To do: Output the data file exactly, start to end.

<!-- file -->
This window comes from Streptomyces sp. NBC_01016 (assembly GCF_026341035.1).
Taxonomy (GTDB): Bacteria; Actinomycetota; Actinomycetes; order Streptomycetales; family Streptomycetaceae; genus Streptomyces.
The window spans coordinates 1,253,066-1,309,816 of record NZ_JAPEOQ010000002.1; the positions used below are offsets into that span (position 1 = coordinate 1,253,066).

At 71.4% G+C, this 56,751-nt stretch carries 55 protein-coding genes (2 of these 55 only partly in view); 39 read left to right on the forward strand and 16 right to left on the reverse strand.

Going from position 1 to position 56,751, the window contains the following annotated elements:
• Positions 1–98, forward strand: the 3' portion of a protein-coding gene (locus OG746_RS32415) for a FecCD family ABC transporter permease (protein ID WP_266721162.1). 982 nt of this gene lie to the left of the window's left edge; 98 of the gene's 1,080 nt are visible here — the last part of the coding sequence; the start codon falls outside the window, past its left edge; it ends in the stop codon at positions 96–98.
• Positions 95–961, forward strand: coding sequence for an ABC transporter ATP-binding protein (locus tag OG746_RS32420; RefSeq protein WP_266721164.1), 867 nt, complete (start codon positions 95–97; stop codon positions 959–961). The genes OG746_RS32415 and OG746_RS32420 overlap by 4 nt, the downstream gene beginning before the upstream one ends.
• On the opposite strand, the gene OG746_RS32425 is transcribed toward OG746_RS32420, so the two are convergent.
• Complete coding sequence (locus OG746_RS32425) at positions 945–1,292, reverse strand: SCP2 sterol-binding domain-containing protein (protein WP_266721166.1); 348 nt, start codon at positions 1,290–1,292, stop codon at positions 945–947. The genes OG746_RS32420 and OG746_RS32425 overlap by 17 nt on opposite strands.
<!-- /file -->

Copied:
This window comes from Streptomyces sp. NBC_01016 (assembly GCF_026341035.1).
Taxonomy (GTDB): Bacteria; Actinomycetota; Actinomycetes; order Streptomycetales; family Streptomycetaceae; genus Streptomyces.
The window spans coordinates 1,253,066-1,309,816 of record NZ_JAPEOQ010000002.1; the positions used below are offsets into that span (position 1 = coordinate 1,253,066).

At 71.4% G+C, this 56,751-nt stretch carries 55 protein-coding genes (2 of these 55 only partly in view); 39 read left to right on the forward strand and 16 right to left on the reverse strand.

Going from position 1 to position 56,751, the window contains the following annotated elements:
• Positions 1–98, forward strand: the 3' portion of a protein-coding gene (locus OG746_RS32415) for a FecCD family ABC transporter permease (protein ID WP_266721162.1). 982 nt of this gene lie to the left of the window's left edge; 98 of the gene's 1,080 nt are visible here — the last part of the coding sequence; the start codon falls outside the window, past its left edge; it ends in the stop codon at positions 96–98.
• Positions 95–961, forward strand: coding sequence for an ABC transporter ATP-binding protein (locus tag OG746_RS32420; RefSeq protein WP_266721164.1), 867 nt, complete (start codon positions 95–97; stop codon positions 959–961). The genes OG746_RS32415 and OG746_RS32420 overlap by 4 nt, the downstream gene beginning before the upstream one ends.
• On the opposite strand, the gene OG746_RS32425 is transcribed toward OG746_RS32420, so the two are convergent.
• Complete coding sequence (locus OG746_RS32425) at positions 945–1,292, reverse strand: SCP2 sterol-binding domain-containing protein (protein WP_266721166.1); 348 nt, start codon at positions 1,290–1,292, stop codon at positions 945–947. The genes OG746_RS32420 and OG746_RS32425 overlap by 17 nt on opposite strands.